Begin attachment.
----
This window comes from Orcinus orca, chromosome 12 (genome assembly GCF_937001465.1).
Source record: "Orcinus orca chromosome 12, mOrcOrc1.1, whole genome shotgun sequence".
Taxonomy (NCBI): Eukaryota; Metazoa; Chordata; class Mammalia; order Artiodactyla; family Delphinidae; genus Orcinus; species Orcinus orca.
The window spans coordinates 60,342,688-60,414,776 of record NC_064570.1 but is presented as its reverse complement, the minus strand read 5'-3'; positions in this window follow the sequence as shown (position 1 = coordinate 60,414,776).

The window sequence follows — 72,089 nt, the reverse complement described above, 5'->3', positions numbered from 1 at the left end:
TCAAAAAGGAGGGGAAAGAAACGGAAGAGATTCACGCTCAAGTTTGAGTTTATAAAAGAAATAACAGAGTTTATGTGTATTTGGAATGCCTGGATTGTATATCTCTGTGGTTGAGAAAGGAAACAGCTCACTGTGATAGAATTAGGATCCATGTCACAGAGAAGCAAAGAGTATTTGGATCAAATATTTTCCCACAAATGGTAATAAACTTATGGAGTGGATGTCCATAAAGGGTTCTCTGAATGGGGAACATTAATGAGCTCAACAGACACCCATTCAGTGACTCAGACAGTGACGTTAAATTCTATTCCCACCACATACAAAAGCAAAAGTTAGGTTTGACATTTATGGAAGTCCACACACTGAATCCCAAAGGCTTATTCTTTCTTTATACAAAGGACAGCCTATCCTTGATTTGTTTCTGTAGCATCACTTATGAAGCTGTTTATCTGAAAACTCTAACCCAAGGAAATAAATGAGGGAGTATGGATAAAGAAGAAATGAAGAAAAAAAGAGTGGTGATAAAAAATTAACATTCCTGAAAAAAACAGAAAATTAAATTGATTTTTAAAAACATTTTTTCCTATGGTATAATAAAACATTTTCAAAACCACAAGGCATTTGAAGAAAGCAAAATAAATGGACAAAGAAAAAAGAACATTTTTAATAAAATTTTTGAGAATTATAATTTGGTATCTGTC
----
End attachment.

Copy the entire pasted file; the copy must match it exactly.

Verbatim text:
This window comes from Orcinus orca, chromosome 12 (genome assembly GCF_937001465.1).
Source record: "Orcinus orca chromosome 12, mOrcOrc1.1, whole genome shotgun sequence".
Taxonomy (NCBI): Eukaryota; Metazoa; Chordata; class Mammalia; order Artiodactyla; family Delphinidae; genus Orcinus; species Orcinus orca.
The window spans coordinates 60,342,688-60,414,776 of record NC_064570.1 but is presented as its reverse complement, the minus strand read 5'-3'; positions in this window follow the sequence as shown (position 1 = coordinate 60,414,776).

The window sequence follows — 72,089 nt, the reverse complement described above, 5'->3', positions numbered from 1 at the left end:
TCAAAAAGGAGGGGAAAGAAACGGAAGAGATTCACGCTCAAGTTTGAGTTTATAAAAGAAATAACAGAGTTTATGTGTATTTGGAATGCCTGGATTGTATATCTCTGTGGTTGAGAAAGGAAACAGCTCACTGTGATAGAATTAGGATCCATGTCACAGAGAAGCAAAGAGTATTTGGATCAAATATTTTCCCACAAATGGTAATAAACTTATGGAGTGGATGTCCATAAAGGGTTCTCTGAATGGGGAACATTAATGAGCTCAACAGACACCCATTCAGTGACTCAGACAGTGACGTTAAATTCTATTCCCACCACATACAAAAGCAAAAGTTAGGTTTGACATTTATGGAAGTCCACACACTGAATCCCAAAGGCTTATTCTTTCTTTATACAAAGGACAGCCTATCCTTGATTTGTTTCTGTAGCATCACTTATGAAGCTGTTTATCTGAAAACTCTAACCCAAGGAAATAAATGAGGGAGTATGGATAAAGAAGAAATGAAGAAAAAAAGAGTGGTGATAAAAAATTAACATTCCTGAAAAAAACAGAAAATTAAATTGATTTTTAAAAACATTTTTTCCTATGGTATAATAAAACATTTTCAAAACCACAAGGCATTTGAAGAAAGCAAAATAAATGGACAAAGAAAAAAGAACATTTTTAATAAAATTTTTGAGAATTATAATTTGGTATCTGTC